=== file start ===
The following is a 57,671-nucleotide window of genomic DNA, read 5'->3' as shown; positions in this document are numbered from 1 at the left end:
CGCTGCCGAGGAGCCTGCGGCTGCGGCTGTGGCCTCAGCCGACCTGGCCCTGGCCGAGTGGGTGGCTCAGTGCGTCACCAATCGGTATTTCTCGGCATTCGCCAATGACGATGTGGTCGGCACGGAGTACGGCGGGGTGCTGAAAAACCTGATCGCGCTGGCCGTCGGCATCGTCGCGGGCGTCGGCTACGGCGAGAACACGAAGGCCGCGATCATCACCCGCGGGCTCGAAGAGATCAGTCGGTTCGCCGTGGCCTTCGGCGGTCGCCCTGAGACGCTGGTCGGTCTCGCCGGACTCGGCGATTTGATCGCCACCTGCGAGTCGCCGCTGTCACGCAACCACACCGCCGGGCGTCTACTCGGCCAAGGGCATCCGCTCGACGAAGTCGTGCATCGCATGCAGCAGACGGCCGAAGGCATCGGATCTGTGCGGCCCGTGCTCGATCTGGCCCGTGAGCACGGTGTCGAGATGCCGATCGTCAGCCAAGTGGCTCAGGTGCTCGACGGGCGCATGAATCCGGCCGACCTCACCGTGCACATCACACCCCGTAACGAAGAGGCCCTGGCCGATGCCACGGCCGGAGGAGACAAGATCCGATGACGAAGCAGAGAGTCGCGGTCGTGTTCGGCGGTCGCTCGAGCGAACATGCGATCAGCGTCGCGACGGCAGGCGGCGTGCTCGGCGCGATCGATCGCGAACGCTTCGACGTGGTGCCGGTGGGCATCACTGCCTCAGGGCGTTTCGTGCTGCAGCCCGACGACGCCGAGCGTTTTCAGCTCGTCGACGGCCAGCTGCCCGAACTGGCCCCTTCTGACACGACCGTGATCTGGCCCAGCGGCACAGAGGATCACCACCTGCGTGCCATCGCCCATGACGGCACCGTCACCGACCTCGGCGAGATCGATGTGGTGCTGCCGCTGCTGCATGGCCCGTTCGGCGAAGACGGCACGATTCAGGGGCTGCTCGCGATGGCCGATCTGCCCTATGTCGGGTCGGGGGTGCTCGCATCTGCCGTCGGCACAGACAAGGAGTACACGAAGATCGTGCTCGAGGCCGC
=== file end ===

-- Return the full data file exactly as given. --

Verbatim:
The following is a 57,671-nucleotide window of genomic DNA, read 5'->3' as shown; positions in this document are numbered from 1 at the left end:
CGCTGCCGAGGAGCCTGCGGCTGCGGCTGTGGCCTCAGCCGACCTGGCCCTGGCCGAGTGGGTGGCTCAGTGCGTCACCAATCGGTATTTCTCGGCATTCGCCAATGACGATGTGGTCGGCACGGAGTACGGCGGGGTGCTGAAAAACCTGATCGCGCTGGCCGTCGGCATCGTCGCGGGCGTCGGCTACGGCGAGAACACGAAGGCCGCGATCATCACCCGCGGGCTCGAAGAGATCAGTCGGTTCGCCGTGGCCTTCGGCGGTCGCCCTGAGACGCTGGTCGGTCTCGCCGGACTCGGCGATTTGATCGCCACCTGCGAGTCGCCGCTGTCACGCAACCACACCGCCGGGCGTCTACTCGGCCAAGGGCATCCGCTCGACGAAGTCGTGCATCGCATGCAGCAGACGGCCGAAGGCATCGGATCTGTGCGGCCCGTGCTCGATCTGGCCCGTGAGCACGGTGTCGAGATGCCGATCGTCAGCCAAGTGGCTCAGGTGCTCGACGGGCGCATGAATCCGGCCGACCTCACCGTGCACATCACACCCCGTAACGAAGAGGCCCTGGCCGATGCCACGGCCGGAGGAGACAAGATCCGATGACGAAGCAGAGAGTCGCGGTCGTGTTCGGCGGTCGCTCGAGCGAACATGCGATCAGCGTCGCGACGGCAGGCGGCGTGCTCGGCGCGATCGATCGCGAACGCTTCGACGTGGTGCCGGTGGGCATCACTGCCTCAGGGCGTTTCGTGCTGCAGCCCGACGACGCCGAGCGTTTTCAGCTCGTCGACGGCCAGCTGCCCGAACTGGCCCCTTCTGACACGACCGTGATCTGGCCCAGCGGCACAGAGGATCACCACCTGCGTGCCATCGCCCATGACGGCACCGTCACCGACCTCGGCGAGATCGATGTGGTGCTGCCGCTGCTGCATGGCCCGTTCGGCGAAGACGGCACGATTCAGGGGCTGCTCGCGATGGCCGATCTGCCCTATGTCGGGTCGGGGGTGCTCGCATCTGCCGTCGGCACAGACAAGGAGTACACGAAGATCGTGCTCGAGGCCGC